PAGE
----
If I have managed to convey anything in my very short career as a humble cocktail correspondent (3 weeks and counting … giddy smile comes over the writer’s face …) it is that in many cocktail and mixology related ways I am a novice (#8 on the list of potential names for the blog was “theNovista”). This is usually made crystal clear to me either when I log on to Thursday Drink Night and throw out a wiffle ball of an attempt at a new cocktail creation for peer review and the heavy bats of my cocktail blogging peers (big stretch I know for me to include myself in a category with far more learned individuals) swat it down or when I sit down to write about something knowing that it has already likely been covered many times over and in a far more instructive and insightful manner.
I plug away — As my little chronicle is an exploration into my spirits, cocktail and mixology education and as we appear to be entering into the warmer season here in the Big Apple it seems like a perfect opportunity to embark on a few new projects aimed at trying something new (new to theSpeakista that is). One of these projects that I hope to launch a few weeks hence will be what I call the Tiki-5 – making, sampling and reporting on five different tiki-style drinks. This style of drink is one that I am not all that familiar with yet garners a significant and rightful place in the drink community. In preparation for this project I reviewed the list of ingredients for the final five contestants and stumbled across an ingredient that I was wholly unfamiliar with (novice alert, novice alert …), orgeat. To be fair, I have seen this ingredient before but when recipes called for it I simply passed on making said recipe. For this project I needed to do a little research which led me to want to undertake Orgeat in 8 – make and drink seven different existing recipes over seven days using orgeat as an ingredient and then undertake to create something new on the eighth day.
Orgeat syrup is a sweet syrup made from almonds, sugar and rose water or orange-flower water and is key ingredient in several recipes, the two most familiar being the Mai Tai and the Japanese Cocktail. There are several homemade recipes (like Rick’s and Darcy’s) as well as (recently) several commercial productions. Lacking sufficient time to make a homemade recipe and sufficient storage at the home base (the Boss has little patience to yield additional valuable inches from our already bursting at the seams NYC apartment) I am going to use Blair’s Trader Tiki Orgeat for my project. By my humble standards this is a fine product. The texture has a light viscous quality with an aroma that is all almonds. The taste is of sweet almonds (very similar in many respects to the classic French pear and almond tart, absent the pear) and although I do not see rose water as an ingredient I would swear that I can taste it lingering in the background. Having not tasted any other orgeat syrups, either commercial or homemade, I do not really have a common frame of reference but if I only had to use Blair’s I feel like I would be in excellent shape.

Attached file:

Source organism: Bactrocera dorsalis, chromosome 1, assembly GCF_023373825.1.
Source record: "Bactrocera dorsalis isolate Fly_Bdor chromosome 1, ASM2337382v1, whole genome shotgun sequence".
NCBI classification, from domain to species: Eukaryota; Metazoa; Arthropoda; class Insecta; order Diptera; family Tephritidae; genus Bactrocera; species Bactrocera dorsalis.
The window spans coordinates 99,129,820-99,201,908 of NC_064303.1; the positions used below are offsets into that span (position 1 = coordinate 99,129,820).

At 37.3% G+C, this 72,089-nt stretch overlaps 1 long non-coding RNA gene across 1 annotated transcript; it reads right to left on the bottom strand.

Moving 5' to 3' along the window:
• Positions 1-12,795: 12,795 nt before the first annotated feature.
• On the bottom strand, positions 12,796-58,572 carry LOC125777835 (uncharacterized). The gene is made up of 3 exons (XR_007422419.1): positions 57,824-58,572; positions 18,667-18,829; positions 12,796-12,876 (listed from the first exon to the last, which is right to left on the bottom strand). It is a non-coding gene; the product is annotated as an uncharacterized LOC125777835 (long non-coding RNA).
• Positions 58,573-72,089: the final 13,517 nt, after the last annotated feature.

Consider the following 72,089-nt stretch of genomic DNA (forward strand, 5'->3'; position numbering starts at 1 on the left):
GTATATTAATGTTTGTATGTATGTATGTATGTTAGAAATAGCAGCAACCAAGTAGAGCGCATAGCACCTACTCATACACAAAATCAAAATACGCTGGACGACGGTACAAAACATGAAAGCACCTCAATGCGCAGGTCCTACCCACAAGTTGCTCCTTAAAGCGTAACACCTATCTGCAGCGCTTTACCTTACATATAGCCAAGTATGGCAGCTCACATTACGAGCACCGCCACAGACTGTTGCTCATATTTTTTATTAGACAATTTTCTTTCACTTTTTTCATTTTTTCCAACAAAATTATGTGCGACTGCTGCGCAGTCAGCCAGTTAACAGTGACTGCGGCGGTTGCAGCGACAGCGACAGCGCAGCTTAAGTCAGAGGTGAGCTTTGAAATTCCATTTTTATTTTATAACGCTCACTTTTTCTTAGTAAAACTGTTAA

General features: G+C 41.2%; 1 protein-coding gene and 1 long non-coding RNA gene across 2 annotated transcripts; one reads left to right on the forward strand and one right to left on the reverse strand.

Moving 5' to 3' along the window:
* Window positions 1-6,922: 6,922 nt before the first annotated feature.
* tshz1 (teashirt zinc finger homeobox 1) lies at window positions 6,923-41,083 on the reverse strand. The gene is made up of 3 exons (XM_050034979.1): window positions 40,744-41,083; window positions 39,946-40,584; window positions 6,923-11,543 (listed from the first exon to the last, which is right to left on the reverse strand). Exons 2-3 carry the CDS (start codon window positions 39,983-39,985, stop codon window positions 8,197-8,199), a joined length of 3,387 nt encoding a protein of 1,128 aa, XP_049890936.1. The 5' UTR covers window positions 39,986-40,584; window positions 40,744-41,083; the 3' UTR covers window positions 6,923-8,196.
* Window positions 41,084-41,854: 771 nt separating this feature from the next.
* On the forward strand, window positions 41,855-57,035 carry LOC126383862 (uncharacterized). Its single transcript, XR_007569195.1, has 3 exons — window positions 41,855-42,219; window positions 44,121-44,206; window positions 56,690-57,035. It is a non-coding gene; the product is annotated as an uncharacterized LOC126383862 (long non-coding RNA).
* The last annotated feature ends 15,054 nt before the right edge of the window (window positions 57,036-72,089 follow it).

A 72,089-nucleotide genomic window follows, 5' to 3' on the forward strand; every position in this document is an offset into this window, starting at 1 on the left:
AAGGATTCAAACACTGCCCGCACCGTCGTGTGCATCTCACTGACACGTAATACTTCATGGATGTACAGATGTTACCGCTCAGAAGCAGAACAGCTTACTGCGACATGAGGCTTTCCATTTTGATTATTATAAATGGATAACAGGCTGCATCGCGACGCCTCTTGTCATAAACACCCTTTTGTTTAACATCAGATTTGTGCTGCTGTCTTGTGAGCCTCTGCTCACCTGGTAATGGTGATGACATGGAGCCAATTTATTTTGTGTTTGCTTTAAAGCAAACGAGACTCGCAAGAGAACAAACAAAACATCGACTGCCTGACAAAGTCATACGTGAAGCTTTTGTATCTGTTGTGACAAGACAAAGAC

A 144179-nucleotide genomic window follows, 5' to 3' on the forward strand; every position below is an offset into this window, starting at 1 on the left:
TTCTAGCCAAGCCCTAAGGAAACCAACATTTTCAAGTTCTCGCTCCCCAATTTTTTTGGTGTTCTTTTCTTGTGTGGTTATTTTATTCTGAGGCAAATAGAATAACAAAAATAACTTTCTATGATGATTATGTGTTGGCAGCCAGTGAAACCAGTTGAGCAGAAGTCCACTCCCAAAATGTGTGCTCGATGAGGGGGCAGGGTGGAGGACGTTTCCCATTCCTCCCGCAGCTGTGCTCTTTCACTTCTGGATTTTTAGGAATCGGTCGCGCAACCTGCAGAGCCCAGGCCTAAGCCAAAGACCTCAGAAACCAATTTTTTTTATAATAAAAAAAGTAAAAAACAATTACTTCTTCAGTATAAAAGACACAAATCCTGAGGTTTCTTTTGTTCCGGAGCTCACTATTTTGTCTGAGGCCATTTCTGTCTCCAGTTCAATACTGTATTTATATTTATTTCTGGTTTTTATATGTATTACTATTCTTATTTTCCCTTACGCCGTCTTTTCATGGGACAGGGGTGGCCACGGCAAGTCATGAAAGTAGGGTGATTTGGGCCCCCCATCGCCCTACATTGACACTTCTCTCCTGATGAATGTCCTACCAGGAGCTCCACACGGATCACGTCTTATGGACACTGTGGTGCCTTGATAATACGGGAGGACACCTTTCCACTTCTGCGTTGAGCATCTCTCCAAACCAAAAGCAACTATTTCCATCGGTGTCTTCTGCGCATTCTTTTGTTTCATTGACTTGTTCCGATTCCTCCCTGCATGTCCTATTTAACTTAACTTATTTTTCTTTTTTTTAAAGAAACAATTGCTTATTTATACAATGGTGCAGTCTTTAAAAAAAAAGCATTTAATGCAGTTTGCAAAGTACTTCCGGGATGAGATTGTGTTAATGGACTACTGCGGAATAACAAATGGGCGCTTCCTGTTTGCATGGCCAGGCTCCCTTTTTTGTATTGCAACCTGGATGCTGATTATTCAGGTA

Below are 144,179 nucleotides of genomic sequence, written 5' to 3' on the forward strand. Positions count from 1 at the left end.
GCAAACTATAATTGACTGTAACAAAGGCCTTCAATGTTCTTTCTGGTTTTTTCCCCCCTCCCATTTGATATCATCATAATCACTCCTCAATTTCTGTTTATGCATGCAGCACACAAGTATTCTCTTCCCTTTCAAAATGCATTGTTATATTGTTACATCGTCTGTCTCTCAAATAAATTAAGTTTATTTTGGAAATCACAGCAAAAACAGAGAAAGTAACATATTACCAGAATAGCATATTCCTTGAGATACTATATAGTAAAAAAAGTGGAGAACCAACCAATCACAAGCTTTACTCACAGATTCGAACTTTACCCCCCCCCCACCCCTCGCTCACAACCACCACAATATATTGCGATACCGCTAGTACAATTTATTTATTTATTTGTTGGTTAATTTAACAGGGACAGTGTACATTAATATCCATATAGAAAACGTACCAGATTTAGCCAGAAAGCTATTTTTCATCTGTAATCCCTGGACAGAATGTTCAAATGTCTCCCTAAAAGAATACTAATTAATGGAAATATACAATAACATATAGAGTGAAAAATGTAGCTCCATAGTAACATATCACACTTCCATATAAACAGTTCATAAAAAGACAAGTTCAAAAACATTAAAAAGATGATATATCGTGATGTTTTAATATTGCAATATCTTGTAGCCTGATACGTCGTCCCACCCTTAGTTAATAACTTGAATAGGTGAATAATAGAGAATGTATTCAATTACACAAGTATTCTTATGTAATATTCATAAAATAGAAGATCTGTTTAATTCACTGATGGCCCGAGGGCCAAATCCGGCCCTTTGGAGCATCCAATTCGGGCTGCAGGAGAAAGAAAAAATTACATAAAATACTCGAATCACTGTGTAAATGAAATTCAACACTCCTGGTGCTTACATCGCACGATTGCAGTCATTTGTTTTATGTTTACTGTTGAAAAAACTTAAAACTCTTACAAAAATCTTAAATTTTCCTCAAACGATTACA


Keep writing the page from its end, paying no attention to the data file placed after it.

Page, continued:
So Orgeat in 8 … This little experiment is designed to show case how orgeat interacts, mixes and enhances various base spirits and I have picked seven different recipes from a few different sources that utilize one or more of the following including gin, scotch, rye, rum and brandy. If I hold to schedule I’ll be launching this little do-hickey later this week. The Tiki-5, baring any unforeseen complications should launch shortly thereafter.
As always I welcome any comments, thoughts, etc.